|Publication number||US6778400 B2|
|Application number||US 10/030,994|
|Publication date||Aug 17, 2004|
|Filing date||May 9, 2001|
|Priority date||May 11, 2000|
|Also published as||CN1227958C, CN1381161A, DE10022968A1, EP1283008A1, US20020149916, WO2001087029A1|
|Publication number||030994, 10030994, PCT/2001/1767, PCT/DE/1/001767, PCT/DE/1/01767, PCT/DE/2001/001767, PCT/DE/2001/01767, PCT/DE1/001767, PCT/DE1/01767, PCT/DE1001767, PCT/DE101767, PCT/DE2001/001767, PCT/DE2001/01767, PCT/DE2001001767, PCT/DE200101767, US 6778400 B2, US 6778400B2, US-B2-6778400, US6778400 B2, US6778400B2|
|Inventors||Juergen Kurle, Kurt Weiblen, Stefan Pinter, Frieder Haag|
|Original Assignee||Robert Bosch Gmbh|
|Export Citation||BiBTeX, EndNote, RefMan|
|Patent Citations (7), Referenced by (21), Classifications (16), Legal Events (4)|
|External Links: USPTO, USPTO Assignment, Espacenet|
The present invention relates to an electronic device.
An electronic device of this type is known, for example, from PCT Publication No. 99/40285. The electronic module depicted in that publication includes a housing part having a plug-in part, a printed circuit board finished with electrical/electronic components being inserted into the housing part, the ends of the contact elements connected to the plug-in part being passed through contact openings of the printed circuit board in the interior of the housing part and being electrically connected to the contact openings.
In recent times, sensors have been increasingly used in motor vehicles, the sensors including impact- and vibration-sensitive components, such as micromechanically manufactured semiconductor sensor elements, which as a result of patterning have, configured in one plane, semiconductor patterns that are mechanically very sensitive and that quickly break in response to powerful impacts. If one of these impact- and vibration-sensitive components is mounted on a printed circuit board and is inserted into a housing part in accordance with the known design described above, the contact elements of the housing part extending through contact openings of the printed circuit board, then impact- and/or vibration-stresses arch transmitted undamped via the contact elements and the mounting elements of the housing part to the printed circuit board and the component. In response to powerful impacts, such as arise in a collision after a free fall, the micromechanical patterns are deformed by the inertial forces operating in that case beyond the breaking point of the material and in this way are destroyed.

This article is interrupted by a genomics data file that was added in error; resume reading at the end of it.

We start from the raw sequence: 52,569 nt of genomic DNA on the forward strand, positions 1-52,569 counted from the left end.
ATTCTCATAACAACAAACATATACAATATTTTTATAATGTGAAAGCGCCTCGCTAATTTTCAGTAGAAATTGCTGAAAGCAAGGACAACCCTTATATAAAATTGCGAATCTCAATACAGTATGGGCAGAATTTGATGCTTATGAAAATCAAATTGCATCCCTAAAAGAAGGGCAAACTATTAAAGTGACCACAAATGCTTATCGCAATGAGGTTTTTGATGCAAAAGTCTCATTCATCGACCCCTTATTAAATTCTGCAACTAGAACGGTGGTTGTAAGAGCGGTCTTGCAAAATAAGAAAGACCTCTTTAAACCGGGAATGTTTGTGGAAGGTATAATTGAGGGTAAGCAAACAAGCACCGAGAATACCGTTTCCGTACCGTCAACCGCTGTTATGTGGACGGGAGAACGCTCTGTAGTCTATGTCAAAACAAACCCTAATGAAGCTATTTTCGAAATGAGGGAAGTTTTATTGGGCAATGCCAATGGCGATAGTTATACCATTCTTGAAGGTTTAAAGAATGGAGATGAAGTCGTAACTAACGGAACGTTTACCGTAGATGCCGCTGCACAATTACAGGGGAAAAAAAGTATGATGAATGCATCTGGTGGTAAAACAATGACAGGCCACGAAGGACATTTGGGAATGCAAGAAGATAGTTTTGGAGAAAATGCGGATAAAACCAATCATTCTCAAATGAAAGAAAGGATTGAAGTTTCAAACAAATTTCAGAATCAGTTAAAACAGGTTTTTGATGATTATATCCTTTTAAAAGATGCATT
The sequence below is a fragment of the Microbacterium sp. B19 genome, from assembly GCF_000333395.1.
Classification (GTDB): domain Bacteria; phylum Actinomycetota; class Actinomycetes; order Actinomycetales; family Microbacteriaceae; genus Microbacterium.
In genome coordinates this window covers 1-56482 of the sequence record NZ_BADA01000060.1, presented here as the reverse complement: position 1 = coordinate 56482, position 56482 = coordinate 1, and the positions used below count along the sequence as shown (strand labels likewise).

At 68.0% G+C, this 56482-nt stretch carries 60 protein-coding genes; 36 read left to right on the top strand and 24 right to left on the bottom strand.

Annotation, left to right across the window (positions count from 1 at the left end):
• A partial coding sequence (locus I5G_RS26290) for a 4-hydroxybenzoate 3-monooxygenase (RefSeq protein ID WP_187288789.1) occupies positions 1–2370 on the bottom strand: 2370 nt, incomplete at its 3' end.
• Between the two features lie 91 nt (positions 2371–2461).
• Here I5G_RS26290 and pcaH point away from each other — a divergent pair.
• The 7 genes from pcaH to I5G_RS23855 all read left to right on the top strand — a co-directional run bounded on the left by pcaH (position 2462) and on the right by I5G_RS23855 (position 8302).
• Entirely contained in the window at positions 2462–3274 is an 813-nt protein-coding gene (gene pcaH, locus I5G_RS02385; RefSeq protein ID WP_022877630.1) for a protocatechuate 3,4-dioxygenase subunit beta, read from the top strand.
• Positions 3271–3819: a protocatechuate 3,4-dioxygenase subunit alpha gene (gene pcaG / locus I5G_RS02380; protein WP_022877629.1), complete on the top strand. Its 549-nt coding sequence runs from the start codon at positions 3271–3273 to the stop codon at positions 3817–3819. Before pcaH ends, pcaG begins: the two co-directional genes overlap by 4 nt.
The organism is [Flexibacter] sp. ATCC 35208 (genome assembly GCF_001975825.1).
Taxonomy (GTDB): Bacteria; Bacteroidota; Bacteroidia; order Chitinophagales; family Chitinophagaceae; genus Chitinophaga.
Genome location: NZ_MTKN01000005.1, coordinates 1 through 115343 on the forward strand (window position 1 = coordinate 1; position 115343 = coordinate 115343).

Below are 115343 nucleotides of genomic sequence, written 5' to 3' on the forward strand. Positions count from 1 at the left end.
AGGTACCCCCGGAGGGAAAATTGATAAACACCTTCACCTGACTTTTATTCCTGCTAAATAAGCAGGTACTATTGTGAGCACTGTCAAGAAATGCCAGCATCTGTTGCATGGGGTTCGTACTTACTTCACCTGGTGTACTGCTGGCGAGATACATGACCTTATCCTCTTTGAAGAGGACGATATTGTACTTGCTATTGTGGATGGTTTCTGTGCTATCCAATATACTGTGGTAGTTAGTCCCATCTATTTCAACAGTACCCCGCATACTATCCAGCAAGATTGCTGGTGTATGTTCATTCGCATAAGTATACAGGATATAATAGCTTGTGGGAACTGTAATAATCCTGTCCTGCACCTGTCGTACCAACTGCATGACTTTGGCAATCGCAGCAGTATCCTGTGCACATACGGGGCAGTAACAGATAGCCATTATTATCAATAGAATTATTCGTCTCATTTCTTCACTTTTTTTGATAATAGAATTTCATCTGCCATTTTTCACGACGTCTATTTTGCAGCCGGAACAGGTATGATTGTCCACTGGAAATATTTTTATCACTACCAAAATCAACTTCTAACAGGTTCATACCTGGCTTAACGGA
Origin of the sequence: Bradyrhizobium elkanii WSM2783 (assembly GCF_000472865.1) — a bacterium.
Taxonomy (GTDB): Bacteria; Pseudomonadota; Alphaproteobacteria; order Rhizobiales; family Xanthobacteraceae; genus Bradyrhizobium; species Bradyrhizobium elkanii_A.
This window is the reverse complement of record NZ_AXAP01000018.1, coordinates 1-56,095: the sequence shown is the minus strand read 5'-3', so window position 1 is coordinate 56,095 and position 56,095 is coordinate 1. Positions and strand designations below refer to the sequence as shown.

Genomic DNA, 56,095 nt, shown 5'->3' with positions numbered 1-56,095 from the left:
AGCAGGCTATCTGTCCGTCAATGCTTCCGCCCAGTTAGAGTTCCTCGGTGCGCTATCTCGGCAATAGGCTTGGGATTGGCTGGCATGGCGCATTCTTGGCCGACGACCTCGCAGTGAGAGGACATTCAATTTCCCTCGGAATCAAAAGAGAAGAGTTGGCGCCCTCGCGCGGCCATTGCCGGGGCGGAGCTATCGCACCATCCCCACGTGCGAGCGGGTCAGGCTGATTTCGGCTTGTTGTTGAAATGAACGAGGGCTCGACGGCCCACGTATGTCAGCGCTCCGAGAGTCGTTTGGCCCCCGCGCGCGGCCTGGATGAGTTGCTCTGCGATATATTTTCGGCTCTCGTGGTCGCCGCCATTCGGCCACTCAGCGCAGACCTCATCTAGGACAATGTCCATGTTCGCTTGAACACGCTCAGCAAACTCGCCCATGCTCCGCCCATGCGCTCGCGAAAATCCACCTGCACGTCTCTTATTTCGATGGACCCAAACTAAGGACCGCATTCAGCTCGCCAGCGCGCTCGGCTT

As a result of the simply and economically designed electronic device, the vibrations and mechanical impacts operating on the housing part are transmitted to the printed circuit board and the components situated thereon only in very damped fashion. The printed circuit board having the electronic components is flexibly supported in the housing part by the electrical contact elements that electrically connect the housing plug connectors to the printed circuit board. For this purpose, the contact elements are furnished with elastically deformable segments. Damping elements manufactured separately from the contact elements damp the vibration of the spring-mass system. In this context, the damping elements may constitute, in particular, a low pass and may prevent the transmission of high frequency vibrations to the printed circuit board and the components located thereon. Because the spring suspension is simultaneously realized by the electrical contact elements, there is no need for using separate spring elements, such as spiral springs, for supporting the printed circuit board in the housing part. The electronic device may be manufactured simply and economically, it being possible to employ the assembly techniques that have been used heretofore.
As a result of the fact that the elastically deformable contact element segments, which are not inserted into the contact openings, may be deflected in an elastic fashion in at least one direction perpendicular to the printed circuit board, but preferably in all three directions in space, it is possible in accordance with demand to realize a flexible support of the printed circuit board in one, two, or all three directions in space.